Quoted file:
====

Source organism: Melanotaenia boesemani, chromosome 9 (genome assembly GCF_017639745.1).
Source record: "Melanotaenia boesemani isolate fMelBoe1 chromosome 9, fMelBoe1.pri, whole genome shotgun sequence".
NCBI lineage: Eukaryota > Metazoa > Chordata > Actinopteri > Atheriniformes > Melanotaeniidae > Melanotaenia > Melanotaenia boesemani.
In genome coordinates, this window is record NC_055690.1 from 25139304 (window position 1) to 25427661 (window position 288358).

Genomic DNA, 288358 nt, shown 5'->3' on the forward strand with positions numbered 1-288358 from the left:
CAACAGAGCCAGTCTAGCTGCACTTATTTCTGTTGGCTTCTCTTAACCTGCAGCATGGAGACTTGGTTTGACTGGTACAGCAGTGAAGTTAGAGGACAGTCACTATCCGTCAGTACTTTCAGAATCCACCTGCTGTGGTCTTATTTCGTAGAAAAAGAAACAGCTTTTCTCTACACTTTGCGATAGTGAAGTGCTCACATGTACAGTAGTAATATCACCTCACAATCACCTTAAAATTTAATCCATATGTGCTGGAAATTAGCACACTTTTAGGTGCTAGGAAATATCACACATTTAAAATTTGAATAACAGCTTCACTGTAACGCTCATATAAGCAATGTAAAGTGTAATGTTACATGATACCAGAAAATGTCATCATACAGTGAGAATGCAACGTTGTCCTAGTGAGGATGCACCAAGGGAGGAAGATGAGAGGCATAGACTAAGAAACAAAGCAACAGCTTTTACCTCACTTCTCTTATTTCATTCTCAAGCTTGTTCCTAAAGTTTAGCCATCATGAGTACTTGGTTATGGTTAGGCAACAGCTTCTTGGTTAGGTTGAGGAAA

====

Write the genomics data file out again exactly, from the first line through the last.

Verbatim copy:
Source organism: Melanotaenia boesemani, chromosome 9 (genome assembly GCF_017639745.1).
Source record: "Melanotaenia boesemani isolate fMelBoe1 chromosome 9, fMelBoe1.pri, whole genome shotgun sequence".
NCBI lineage: Eukaryota > Metazoa > Chordata > Actinopteri > Atheriniformes > Melanotaeniidae > Melanotaenia > Melanotaenia boesemani.
In genome coordinates, this window is record NC_055690.1 from 25139304 (window position 1) to 25427661 (window position 288358).

Genomic DNA, 288358 nt, shown 5'->3' on the forward strand with positions numbered 1-288358 from the left:
CAACAGAGCCAGTCTAGCTGCACTTATTTCTGTTGGCTTCTCTTAACCTGCAGCATGGAGACTTGGTTTGACTGGTACAGCAGTGAAGTTAGAGGACAGTCACTATCCGTCAGTACTTTCAGAATCCACCTGCTGTGGTCTTATTTCGTAGAAAAAGAAACAGCTTTTCTCTACACTTTGCGATAGTGAAGTGCTCACATGTACAGTAGTAATATCACCTCACAATCACCTTAAAATTTAATCCATATGTGCTGGAAATTAGCACACTTTTAGGTGCTAGGAAATATCACACATTTAAAATTTGAATAACAGCTTCACTGTAACGCTCATATAAGCAATGTAAAGTGTAATGTTACATGATACCAGAAAATGTCATCATACAGTGAGAATGCAACGTTGTCCTAGTGAGGATGCACCAAGGGAGGAAGATGAGAGGCATAGACTAAGAAACAAAGCAACAGCTTTTACCTCACTTCTCTTATTTCATTCTCAAGCTTGTTCCTAAAGTTTAGCCATCATGAGTACTTGGTTATGGTTAGGCAACAGCTTCTTGGTTAGGTTGAGGAAA